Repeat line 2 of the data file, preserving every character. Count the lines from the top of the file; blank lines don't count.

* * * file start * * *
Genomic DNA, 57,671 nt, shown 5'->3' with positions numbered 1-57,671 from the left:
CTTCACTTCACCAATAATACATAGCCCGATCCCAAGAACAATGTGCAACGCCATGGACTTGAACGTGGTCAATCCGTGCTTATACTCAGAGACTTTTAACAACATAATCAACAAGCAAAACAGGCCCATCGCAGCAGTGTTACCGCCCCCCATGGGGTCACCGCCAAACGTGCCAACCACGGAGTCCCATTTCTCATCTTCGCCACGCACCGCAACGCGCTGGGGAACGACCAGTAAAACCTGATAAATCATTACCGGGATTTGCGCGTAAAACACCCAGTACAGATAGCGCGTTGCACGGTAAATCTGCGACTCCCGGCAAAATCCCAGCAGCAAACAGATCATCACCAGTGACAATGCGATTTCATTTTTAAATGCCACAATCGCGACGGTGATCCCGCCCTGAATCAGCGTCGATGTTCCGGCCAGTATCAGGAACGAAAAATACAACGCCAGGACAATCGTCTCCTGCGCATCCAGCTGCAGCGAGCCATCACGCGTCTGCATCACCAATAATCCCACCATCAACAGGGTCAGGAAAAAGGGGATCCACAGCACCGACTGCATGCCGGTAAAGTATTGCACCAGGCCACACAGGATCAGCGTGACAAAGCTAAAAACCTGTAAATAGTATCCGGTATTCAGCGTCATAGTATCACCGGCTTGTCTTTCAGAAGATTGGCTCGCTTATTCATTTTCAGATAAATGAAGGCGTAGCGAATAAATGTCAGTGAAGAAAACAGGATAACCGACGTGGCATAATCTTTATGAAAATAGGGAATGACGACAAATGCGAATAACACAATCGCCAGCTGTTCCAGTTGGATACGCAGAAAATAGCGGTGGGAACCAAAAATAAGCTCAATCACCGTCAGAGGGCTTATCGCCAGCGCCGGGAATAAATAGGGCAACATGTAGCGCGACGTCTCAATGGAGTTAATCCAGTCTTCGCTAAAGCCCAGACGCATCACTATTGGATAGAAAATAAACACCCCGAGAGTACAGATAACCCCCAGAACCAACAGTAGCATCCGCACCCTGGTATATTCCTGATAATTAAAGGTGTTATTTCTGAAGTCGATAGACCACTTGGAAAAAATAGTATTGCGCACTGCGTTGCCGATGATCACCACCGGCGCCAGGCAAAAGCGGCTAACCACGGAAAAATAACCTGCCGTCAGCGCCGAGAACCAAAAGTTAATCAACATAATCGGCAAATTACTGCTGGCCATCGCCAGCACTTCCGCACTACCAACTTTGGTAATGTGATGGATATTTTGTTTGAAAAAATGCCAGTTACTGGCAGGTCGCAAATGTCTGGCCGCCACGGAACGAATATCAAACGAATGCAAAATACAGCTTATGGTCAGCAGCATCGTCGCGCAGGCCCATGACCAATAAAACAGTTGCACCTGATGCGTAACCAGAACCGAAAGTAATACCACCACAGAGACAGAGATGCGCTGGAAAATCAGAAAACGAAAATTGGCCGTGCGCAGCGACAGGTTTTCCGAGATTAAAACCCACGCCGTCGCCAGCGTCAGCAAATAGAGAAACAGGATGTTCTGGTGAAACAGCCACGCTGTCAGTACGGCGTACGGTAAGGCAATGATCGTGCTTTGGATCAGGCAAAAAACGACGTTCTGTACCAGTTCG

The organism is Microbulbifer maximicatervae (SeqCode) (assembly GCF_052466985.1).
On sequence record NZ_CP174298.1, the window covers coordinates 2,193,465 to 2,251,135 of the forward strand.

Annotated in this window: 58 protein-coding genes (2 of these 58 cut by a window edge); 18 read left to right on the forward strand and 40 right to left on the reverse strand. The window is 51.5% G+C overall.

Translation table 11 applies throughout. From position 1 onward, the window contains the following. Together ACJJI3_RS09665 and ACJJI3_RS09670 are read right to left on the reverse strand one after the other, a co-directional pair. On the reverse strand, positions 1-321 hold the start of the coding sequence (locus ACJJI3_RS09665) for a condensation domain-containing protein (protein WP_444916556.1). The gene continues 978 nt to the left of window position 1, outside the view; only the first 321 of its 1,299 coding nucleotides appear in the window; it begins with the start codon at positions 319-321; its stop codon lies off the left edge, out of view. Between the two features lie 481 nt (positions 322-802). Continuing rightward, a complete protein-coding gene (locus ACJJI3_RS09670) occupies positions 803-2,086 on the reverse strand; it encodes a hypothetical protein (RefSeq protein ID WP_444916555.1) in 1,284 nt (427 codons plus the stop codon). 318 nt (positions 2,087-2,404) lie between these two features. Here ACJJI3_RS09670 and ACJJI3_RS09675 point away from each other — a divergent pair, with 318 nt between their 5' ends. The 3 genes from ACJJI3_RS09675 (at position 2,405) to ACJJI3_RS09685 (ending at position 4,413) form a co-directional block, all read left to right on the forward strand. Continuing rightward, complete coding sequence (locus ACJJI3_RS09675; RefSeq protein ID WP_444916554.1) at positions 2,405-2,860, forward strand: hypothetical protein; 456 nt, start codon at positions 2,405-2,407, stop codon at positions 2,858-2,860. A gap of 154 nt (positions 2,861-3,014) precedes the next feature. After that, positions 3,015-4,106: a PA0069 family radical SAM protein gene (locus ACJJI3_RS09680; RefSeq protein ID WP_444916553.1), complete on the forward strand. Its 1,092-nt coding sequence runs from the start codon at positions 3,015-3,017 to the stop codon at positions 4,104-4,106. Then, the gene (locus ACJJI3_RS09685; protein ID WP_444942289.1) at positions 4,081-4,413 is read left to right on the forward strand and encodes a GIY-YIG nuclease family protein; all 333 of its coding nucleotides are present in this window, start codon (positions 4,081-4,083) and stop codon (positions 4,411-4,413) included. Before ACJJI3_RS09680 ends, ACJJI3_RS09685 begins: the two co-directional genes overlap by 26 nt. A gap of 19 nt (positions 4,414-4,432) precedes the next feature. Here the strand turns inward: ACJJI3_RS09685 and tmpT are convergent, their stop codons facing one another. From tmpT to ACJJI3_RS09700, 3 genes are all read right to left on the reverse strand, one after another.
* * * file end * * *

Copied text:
CTTCACTTCACCAATAATACATAGCCCGATCCCAAGAACAATGTGCAACGCCATGGACTTGAACGTGGTCAATCCGTGCTTATACTCAGAGACTTTTAACAACATAATCAACAAGCAAAACAGGCCCATCGCAGCAGTGTTACCGCCCCCCATGGGGTCACCGCCAAACGTGCCAACCACGGAGTCCCATTTCTCATCTTCGCCACGCACCGCAACGCGCTGGGGAACGACCAGTAAAACCTGATAAATCATTACCGGGATTTGCGCGTAAAACACCCAGTACAGATAGCGCGTTGCACGGTAAATCTGCGACTCCCGGCAAAATCCCAGCAGCAAACAGATCATCACCAGTGACAATGCGATTTCATTTTTAAATGCCACAATCGCGACGGTGATCCCGCCCTGAATCAGCGTCGATGTTCCGGCCAGTATCAGGAACGAAAAATACAACGCCAGGACAATCGTCTCCTGCGCATCCAGCTGCAGCGAGCCATCACGCGTCTGCATCACCAATAATCCCACCATCAACAGGGTCAGGAAAAAGGGGATCCACAGCACCGACTGCATGCCGGTAAAGTATTGCACCAGGCCACACAGGATCAGCGTGACAAAGCTAAAAACCTGTAAATAGTATCCGGTATTCAGCGTCATAGTATCACCGGCTTGTCTTTCAGAAGATTGGCTCGCTTATTCATTTTCAGATAAATGAAGGCGTAGCGAATAAATGTCAGTGAAGAAAACAGGATAACCGACGTGGCATAATCTTTATGAAAATAGGGAATGACGACAAATGCGAATAACACAATCGCCAGCTGTTCCAGTTGGATACGCAGAAAATAGCGGTGGGAACCAAAAATAAGCTCAATCACCGTCAGAGGGCTTATCGCCAGCGCCGGGAATAAATAGGGCAACATGTAGCGCGACGTCTCAATGGAGTTAATCCAGTCTTCGCTAAAGCCCAGACGCATCACTATTGGATAGAAAATAAACACCCCGAGAGTACAGATAACCCCCAGAACCAACAGTAGCATCCGCACCCTGGTATATTCCTGATAATTAAAGGTGTTATTTCTGAAGTCGATAGACCACTTGGAAAAAATAGTATTGCGCACTGCGTTGCCGATGATCACCACCGGCGCCAGGCAAAAGCGGCTAACCACGGAAAAATAACCTGCCGTCAGCGCCGAGAACCAAAAGTTAATCAACATAATCGGCAAATTACTGCTGGCCATCGCCAGCACTTCCGCACTACCAACTTTGGTAATGTGATGGATATTTTGTTTGAAAAAATGCCAGTTACTGGCAGGTCGCAAATGTCTGGCCGCCACGGAACGAATATCAAACGAATGCAAAATACAGCTTATGGTCAGCAGCATCGTCGCGCAGGCCCATGACCAATAAAACAGTTGCACCTGATGCGTAACCAGAACCGAAAGTAATACCACCACAGAGACAGAGATGCGCTGGAAAATCAGAAAACGAAAATTGGCCGTGCGCAGCGACAGGTTTTCCGAGATTAAAACCCACGCCGTCGCCAGCGTCAGCAAATAGAGAAACAGGATGTTCTGGTGAAACAGCCACGCTGTCAGTACGGCGTACGGTAAGGCAATGATCGTGCTTTGGATCAGGCAAAAAACGACGTTCTGTACCAGTTCG